Egypt's President Mohamed Morsi on Thursday evening removed Mubarak-era Prosecutor General Abdel-Meguid Mahmoud from the post he has held since 2006.
Morsi appointed Mahmoud ambassador to the Vatican.
The dismissal of Abdel-Meguid has been one of the major demands of pro-revolution forces since the ousting of former president Mubarak in February 2011.
Anger at the outgoing prosecutor general has steadily increased over the past two years with the failure of state prosecutors to win any major case against police officers charged with killing unarmed protesters during the 2011 uprising and afterwards.
The president doesn't have the power under the Egyptian legal system to dismiss the prosecutor general from office but the latter has the right to ask to be relieved from his duties.
Speaking to reporters minutes after the president issued his decision, Ahmed Abdel-Ati, director of the president's office, refused answer questions on whether the president has the power to dismiss prosecutor generals or not, maintaining only that Morsi appointed Mahmoud envoy to the Vatican.
The president's move follows the outbreak of public anger over the acquittal by Cairo Criminal Court on Wednesday of prominent Mubarak-era officials and personalities charged with orchestrating the famous Battle of the Camel attack on Tahrir.
Twenty-one protesters were killed and hundreds injured during the Battle of the Camel attack, when plain-clothed assailants, some on horse and camelback, violently attacked a sit-in on the flashpoint square in February 2011.
Thousands of protesters mobilised by various leftist and liberal parties and movements were set to head to the iconic square on Friday to demand Morsi sack Mahmoud as well as pressure Morsi to fulfill other outstanding democratic and social justice grievances.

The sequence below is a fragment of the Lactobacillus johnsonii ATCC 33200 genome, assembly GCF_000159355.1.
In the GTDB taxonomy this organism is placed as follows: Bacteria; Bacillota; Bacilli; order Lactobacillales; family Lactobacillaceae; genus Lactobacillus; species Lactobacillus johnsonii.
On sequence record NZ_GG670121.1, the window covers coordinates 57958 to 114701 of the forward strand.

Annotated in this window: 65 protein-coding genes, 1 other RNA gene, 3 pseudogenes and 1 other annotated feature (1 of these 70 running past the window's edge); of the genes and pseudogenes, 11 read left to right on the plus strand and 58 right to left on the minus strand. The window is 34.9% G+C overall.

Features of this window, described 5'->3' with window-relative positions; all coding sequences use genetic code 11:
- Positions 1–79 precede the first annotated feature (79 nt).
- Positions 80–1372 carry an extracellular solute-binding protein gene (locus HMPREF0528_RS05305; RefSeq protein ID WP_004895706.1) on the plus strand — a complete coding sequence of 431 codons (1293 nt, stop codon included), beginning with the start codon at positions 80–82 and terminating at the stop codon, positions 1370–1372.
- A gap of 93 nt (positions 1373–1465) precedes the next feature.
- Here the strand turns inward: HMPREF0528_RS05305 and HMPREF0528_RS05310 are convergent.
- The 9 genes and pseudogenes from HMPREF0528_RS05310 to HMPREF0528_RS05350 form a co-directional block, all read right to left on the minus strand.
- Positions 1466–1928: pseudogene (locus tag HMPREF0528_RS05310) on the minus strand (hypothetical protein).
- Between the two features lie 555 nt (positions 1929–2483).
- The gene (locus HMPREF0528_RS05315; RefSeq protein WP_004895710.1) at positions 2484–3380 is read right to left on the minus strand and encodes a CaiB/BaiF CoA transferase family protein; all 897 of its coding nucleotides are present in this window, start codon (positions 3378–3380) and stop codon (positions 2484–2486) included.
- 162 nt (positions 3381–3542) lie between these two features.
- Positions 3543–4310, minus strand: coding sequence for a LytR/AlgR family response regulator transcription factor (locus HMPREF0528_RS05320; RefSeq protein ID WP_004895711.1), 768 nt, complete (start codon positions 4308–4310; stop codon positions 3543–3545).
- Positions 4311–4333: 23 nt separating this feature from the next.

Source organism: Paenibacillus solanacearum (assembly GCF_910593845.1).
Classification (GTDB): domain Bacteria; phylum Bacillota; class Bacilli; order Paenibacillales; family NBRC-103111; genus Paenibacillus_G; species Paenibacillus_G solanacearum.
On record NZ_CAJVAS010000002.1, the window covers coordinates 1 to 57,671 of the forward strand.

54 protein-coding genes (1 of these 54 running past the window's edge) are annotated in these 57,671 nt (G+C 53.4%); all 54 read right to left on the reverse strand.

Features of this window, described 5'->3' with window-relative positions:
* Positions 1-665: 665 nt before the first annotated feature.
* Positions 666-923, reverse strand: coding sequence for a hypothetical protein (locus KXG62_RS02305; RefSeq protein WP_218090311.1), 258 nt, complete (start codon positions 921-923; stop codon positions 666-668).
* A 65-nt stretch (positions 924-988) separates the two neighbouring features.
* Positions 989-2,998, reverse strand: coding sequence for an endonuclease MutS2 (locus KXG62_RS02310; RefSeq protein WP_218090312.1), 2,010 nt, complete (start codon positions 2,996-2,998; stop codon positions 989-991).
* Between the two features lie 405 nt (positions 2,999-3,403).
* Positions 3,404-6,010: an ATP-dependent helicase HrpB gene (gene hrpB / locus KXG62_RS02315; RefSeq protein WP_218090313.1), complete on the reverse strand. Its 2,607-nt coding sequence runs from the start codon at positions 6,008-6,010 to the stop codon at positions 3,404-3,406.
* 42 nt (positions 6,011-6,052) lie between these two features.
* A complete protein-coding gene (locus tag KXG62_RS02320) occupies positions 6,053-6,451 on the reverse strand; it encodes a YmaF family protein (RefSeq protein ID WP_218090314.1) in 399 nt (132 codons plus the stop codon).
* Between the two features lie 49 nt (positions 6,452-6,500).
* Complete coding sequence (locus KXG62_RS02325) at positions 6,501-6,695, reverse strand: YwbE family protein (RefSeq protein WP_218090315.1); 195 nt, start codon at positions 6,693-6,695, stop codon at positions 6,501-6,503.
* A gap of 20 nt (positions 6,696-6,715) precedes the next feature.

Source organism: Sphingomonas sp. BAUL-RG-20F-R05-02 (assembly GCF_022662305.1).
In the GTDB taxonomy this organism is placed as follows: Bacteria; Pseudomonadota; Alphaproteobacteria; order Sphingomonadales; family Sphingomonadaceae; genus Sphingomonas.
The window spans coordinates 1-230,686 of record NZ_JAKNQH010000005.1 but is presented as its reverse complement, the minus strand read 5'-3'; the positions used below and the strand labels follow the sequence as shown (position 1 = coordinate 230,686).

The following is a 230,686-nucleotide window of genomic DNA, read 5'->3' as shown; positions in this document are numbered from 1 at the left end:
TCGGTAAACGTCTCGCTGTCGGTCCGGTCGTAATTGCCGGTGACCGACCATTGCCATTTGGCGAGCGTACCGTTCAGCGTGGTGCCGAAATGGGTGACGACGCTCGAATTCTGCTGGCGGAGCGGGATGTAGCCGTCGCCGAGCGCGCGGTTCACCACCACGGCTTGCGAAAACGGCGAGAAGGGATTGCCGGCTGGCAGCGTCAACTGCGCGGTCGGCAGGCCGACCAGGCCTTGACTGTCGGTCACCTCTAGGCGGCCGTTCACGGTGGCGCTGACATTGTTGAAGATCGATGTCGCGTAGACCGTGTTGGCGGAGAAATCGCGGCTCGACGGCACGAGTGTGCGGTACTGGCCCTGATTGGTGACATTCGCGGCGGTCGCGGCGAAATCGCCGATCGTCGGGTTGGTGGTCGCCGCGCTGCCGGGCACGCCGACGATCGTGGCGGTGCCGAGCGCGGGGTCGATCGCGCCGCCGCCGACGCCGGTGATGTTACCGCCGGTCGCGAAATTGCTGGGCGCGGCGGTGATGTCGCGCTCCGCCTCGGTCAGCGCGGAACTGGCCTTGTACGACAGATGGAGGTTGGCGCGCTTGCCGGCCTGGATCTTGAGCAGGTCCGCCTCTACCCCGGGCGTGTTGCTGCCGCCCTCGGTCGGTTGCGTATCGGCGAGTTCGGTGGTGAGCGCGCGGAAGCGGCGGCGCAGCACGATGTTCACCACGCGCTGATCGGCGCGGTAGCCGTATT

The protests had been called last Saturday but gained momentum after the Wednesday full aquittal verdict.
In a last minute change of heart, the Muslim Brotherhood, where Morsi hails from, which had not endorsed the Friday mobilisation decided to also go to Tahrir but limit their members to calls for justice in the Battle of Camel case.
In a statement issued on Wednesday, the Muslim Brotherhood demanded that the general prosecutor either present incriminating evidence against the perpetrators of the attack or resign.
The Freedom and Justice Party - the Muslim Brotherhood's political arm - quoted on its official facebook page Fouad Gadallah, the president's legal advisor, saying that the president didn't sack or dismiss Mahmoud, but merely reappointed him "to serve the country."
Senior officials in the Hosni Mubarak regime were among those exonerated by the court, including former minister of information and chairman of the Shura Council Safwat El-Sherif, MP of Mubarak's now-defunct National Democratic Party Mohamed Abul-Enein and former parliament speaker Fathi Sorour. The ex-minister of labour power Aisha Abdel-Hadi was also in the dock.
More details soon...